PROPERTY tax in Nova Scotia is like that old weather joke: Everyone complains, but no one does anything about it.

The difference, of course, is that a tax, unlike the weather, can be improved — if critics put some serious effort into designing a better one.

Kudos, then, to three Nova Scotia organizations that have been advocating property tax reform — the Atlantic Institute for Market Studies, the provincial wing of the Canadian Centre for Policy Alternatives and the Nova Scotia Chambers of Commerce. On Monday, they’re launching an initiative to devise a better alternative for municipalities than taxing real estate.

All three groups have issued reports that condemn property taxes as flawed and unfair (they undermine investment, are not a good indicator of ability to pay and are unrelated to the cost of services). To varying degrees, the trio also believe a local income tax, which directly measures ability to pay and is not subject to volatile real estate bubbles and busts, should completely or partly replace property tax.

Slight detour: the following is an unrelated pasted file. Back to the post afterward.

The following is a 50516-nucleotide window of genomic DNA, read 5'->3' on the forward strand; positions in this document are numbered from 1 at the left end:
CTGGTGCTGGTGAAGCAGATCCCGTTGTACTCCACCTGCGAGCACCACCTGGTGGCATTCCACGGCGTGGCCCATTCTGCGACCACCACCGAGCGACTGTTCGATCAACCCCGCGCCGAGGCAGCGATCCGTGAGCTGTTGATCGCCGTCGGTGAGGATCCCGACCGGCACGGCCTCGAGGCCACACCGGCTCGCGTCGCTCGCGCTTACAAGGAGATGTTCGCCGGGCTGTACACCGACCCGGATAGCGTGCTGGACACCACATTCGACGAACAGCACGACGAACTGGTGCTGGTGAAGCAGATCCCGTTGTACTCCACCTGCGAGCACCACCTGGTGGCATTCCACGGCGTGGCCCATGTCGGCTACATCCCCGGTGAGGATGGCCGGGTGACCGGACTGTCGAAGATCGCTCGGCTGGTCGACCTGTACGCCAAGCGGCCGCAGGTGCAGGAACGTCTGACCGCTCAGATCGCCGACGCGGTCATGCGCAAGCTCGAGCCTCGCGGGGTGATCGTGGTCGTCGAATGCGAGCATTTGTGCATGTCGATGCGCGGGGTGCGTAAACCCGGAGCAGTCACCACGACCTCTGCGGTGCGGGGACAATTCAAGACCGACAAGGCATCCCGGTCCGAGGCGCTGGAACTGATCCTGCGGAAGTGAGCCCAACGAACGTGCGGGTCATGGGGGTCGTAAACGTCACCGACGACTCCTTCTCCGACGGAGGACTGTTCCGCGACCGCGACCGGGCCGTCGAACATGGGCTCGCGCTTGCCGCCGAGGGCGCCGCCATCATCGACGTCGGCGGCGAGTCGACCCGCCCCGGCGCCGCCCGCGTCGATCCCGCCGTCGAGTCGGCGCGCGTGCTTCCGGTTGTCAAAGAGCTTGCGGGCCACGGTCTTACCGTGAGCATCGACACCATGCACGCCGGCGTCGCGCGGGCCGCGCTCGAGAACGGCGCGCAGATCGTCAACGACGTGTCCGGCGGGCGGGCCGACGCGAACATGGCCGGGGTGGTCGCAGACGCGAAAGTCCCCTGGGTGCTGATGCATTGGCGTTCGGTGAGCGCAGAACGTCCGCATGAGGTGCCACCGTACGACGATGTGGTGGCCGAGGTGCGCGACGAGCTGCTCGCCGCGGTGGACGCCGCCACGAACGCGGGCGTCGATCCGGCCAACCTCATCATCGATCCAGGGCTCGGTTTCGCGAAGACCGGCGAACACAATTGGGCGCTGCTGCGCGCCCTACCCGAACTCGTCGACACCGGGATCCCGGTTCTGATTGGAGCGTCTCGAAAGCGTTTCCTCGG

But the devil is always in the details. So the would-be reformers are being responsible in acknowledging that detailed homework must be done on what a local income tax would mean for the public and municipalities. To answer those questions, they are calling on the province to commission a study into the viability of shifting from property tax to income tax as the main source of municipal revenue.

The province should rise to this challenge and do the study. It’s no secret property tax has become a volatile, disruptive mess. And patching over problems has only created new ones.

The province capped residential assessments because house values were far outstripping the growth of incomes, but that only shifted more burden to businesses. Even within the business sector, property-based taxes fall harder on firms in downtown areas and drive businesses to the suburbs where land values are lower. That trend creates new servicing costs for everyone.

So AIMS, CCPA and the Chambers are right to push the province for a comprehensive study of an alternative used in many other countries. People are understandably skeptical of new taxes, particularly when there is a history of doing things in patchwork fashion. They need to understand how likely income tax rates would affect them. They will want to be sure any change is not a proxy for increasing revenue and their tax burden. And they deserve a means of ensuring they pay reasonable prices for services (perhaps through regulated fees).

So let’s see the homework on a municipal income tax. Then the public can grade it.